Liberia's education minister says she finds it hard to believe that not a single candidate passed this year's university admission exam. Nearly 25,000 school-leavers failed the test for admission to the University of Liberia, one of two state-run universities. The students lacked enthusiasm and did not have a basic grasp of English, a university official said. Liberia is recovering from a brutal civil war that ended a decade ago.
President Ellen Johnson Sirleaf, a Nobel peace laureate, recently acknowledged
that the education system was still "in a mess", and much needed to be done to
improve it. Many schools lack basic education material and teachers
are poorly qualified. However, this is the first time that every single student who took the exam
for a fee of $25 (£16) has failed.
It means that the overcrowded university will not have any new first-year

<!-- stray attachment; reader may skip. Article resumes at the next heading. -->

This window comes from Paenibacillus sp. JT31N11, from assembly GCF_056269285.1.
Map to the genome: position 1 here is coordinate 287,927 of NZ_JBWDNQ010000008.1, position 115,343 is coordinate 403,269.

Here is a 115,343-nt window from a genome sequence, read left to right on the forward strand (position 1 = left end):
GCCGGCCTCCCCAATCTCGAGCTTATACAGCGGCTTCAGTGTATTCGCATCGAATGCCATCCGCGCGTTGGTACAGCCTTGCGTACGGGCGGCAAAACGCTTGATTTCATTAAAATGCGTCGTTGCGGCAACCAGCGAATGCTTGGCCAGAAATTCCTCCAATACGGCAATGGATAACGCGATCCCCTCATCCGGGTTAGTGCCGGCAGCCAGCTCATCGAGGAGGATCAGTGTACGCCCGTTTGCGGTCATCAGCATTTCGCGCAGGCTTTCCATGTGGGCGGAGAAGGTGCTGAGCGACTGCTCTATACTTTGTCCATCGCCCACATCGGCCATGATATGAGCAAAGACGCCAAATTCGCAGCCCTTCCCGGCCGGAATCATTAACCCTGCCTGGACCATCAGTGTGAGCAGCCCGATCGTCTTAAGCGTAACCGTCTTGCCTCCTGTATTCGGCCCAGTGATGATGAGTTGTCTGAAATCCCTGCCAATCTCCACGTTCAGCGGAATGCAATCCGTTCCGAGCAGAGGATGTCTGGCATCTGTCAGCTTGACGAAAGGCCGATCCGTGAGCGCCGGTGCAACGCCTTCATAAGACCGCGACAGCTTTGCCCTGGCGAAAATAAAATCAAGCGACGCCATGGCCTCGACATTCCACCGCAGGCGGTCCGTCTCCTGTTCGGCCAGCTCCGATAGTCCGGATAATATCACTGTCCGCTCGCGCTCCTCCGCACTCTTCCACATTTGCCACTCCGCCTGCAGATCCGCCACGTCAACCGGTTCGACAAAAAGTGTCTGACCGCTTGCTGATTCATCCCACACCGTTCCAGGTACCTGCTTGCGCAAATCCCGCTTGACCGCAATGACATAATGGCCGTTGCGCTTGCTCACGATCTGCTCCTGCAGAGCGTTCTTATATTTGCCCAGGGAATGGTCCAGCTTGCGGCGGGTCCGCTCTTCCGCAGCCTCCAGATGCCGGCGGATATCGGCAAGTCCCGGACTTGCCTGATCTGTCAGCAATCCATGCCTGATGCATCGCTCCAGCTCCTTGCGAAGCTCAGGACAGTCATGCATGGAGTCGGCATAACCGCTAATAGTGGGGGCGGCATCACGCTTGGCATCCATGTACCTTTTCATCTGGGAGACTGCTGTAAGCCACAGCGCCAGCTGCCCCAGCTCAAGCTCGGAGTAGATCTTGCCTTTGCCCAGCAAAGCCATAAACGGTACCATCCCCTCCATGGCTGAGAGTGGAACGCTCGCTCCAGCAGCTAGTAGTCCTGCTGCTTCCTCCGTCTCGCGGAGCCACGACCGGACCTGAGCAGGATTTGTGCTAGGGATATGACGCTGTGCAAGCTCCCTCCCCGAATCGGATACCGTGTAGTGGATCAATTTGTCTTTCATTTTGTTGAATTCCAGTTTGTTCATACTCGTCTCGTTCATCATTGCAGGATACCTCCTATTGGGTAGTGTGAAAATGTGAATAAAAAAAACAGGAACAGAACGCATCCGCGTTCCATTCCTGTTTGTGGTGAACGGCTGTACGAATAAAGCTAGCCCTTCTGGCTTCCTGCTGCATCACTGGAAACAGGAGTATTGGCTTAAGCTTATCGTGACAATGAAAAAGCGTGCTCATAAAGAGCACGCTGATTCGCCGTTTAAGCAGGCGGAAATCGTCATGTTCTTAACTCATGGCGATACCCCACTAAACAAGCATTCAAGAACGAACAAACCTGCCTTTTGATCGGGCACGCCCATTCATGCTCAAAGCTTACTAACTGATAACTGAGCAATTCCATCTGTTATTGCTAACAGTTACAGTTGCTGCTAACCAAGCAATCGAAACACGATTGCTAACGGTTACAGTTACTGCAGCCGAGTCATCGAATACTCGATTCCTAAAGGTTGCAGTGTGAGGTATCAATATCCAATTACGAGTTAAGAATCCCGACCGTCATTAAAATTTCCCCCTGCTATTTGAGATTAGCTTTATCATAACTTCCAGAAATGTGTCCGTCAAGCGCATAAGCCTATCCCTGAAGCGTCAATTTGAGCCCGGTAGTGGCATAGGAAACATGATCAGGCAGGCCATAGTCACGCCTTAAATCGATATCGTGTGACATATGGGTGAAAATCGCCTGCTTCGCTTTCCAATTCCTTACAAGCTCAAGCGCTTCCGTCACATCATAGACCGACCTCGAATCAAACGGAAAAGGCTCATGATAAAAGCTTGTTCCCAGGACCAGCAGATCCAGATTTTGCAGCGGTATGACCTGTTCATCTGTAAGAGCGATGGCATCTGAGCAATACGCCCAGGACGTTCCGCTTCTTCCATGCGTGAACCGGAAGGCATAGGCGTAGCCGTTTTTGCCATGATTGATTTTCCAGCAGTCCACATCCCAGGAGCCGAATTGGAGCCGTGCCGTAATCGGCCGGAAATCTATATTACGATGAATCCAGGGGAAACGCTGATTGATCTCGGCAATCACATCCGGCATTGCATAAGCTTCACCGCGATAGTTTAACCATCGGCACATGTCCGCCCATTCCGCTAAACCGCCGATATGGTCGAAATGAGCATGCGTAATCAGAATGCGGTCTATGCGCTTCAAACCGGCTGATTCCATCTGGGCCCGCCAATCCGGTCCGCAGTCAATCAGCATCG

students when it reopens next month for the academic year. Students said the result was unbelievable and their dreams had been
shattered. Education Minister Etmonia David-Tarpeh said that she intended to meet university officials to discuss the failure
rate. "I know there are a lot of weaknesses in the schools but for a whole group of
people to take exams and every single one of them to fail, I have my doubts
about that," Ms David-Tarpeh said. "It's like mass murder."
University spokesman Momodu Getaweh said that the university
stood by its decision, and it would not be swayed by "emotion". "In English, the mechanics of the language, they didn't know anything about
it. So the government has to do something," he said. "The war has ended 10 years ago now. We have to put that behind us and become